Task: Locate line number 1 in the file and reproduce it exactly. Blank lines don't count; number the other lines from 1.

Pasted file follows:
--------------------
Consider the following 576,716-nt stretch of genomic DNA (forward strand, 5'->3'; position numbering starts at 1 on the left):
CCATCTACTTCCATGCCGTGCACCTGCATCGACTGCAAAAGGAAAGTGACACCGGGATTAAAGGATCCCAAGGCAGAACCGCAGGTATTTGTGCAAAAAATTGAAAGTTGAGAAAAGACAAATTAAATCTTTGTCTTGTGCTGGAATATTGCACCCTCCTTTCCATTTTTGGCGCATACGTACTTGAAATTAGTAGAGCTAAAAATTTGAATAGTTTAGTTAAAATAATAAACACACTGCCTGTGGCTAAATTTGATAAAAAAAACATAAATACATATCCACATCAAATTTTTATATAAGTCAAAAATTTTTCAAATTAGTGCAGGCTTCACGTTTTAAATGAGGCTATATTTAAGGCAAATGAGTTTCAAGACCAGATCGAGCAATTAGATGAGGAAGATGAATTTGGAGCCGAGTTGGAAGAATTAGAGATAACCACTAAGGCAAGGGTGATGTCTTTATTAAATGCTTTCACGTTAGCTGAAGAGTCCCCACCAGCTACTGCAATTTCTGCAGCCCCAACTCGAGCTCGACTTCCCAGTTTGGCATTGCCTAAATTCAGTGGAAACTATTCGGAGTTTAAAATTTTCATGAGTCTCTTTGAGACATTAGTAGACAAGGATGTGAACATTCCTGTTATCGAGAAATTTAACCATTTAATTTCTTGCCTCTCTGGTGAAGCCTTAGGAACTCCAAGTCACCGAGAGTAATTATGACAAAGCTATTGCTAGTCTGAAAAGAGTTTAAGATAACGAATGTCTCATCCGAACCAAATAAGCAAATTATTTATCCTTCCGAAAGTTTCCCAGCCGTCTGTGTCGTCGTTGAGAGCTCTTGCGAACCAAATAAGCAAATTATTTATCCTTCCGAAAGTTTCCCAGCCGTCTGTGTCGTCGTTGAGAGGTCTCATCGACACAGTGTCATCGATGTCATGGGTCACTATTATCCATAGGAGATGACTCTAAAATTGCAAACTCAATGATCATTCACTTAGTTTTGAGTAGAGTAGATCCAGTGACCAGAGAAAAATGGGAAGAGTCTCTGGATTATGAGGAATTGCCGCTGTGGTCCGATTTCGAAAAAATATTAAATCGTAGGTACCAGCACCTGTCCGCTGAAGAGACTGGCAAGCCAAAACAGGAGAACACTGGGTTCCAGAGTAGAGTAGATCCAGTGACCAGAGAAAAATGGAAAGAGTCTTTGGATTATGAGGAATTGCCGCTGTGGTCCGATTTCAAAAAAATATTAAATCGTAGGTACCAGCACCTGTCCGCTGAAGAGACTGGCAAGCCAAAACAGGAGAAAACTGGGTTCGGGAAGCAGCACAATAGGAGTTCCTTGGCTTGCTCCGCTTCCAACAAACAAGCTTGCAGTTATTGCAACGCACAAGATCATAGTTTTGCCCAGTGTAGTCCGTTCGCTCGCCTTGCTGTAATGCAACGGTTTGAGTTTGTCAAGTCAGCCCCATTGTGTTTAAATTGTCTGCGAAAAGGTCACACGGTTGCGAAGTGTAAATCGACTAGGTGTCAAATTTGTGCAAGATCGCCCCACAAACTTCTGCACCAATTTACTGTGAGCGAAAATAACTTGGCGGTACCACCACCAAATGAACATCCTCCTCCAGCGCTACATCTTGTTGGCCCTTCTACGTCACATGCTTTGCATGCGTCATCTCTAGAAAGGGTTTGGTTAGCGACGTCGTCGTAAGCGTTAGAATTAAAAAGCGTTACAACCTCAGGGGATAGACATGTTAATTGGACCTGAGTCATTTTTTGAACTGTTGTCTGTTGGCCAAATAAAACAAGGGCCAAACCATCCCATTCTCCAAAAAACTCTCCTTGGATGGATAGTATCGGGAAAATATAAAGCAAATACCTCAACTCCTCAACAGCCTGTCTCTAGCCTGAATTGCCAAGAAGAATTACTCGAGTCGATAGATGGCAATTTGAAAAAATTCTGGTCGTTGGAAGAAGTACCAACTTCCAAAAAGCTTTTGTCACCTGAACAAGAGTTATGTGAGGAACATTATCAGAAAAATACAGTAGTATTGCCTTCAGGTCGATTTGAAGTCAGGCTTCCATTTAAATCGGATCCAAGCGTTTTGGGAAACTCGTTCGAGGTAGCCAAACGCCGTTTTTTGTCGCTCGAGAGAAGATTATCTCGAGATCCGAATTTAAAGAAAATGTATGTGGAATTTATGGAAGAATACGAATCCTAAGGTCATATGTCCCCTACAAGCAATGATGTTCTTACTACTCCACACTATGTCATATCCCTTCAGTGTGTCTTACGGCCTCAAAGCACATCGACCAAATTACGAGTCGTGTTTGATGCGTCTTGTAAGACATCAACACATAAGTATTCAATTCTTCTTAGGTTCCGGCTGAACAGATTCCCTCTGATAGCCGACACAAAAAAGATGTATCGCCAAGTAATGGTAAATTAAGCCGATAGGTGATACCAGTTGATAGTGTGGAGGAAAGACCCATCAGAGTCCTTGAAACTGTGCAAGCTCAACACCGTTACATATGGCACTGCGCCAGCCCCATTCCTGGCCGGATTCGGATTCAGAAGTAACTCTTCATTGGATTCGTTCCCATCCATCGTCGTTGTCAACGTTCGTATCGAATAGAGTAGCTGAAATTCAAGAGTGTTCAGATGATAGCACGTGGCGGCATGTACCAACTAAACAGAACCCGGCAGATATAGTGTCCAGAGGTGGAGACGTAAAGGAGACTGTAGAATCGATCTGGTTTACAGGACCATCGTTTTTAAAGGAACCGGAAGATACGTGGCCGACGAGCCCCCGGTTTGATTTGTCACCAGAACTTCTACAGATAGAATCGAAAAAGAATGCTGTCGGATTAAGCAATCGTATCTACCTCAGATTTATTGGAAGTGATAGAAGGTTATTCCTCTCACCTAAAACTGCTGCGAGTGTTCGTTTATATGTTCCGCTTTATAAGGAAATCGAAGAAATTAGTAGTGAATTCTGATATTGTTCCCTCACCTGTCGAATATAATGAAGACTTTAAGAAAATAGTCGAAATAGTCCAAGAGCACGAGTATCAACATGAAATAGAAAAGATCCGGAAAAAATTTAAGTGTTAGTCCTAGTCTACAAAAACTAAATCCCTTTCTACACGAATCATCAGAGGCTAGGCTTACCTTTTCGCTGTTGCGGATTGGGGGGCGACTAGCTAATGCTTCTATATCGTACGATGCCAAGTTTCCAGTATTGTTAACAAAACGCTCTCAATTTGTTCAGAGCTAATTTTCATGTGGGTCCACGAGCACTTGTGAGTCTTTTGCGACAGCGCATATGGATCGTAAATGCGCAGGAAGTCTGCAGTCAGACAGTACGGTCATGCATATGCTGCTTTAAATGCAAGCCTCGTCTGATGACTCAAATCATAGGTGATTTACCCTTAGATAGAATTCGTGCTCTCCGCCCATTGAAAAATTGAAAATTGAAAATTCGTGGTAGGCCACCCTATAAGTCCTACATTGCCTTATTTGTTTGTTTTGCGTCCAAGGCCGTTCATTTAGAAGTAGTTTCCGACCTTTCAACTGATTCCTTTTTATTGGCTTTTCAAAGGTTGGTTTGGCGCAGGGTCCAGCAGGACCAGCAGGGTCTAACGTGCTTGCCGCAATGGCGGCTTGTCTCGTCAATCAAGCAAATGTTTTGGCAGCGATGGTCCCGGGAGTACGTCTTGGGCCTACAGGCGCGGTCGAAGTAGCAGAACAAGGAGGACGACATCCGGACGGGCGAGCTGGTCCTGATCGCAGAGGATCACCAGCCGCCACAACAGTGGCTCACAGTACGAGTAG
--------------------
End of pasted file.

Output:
Consider the following 576,716-nt stretch of genomic DNA (forward strand, 5'->3'; position numbering starts at 1 on the left):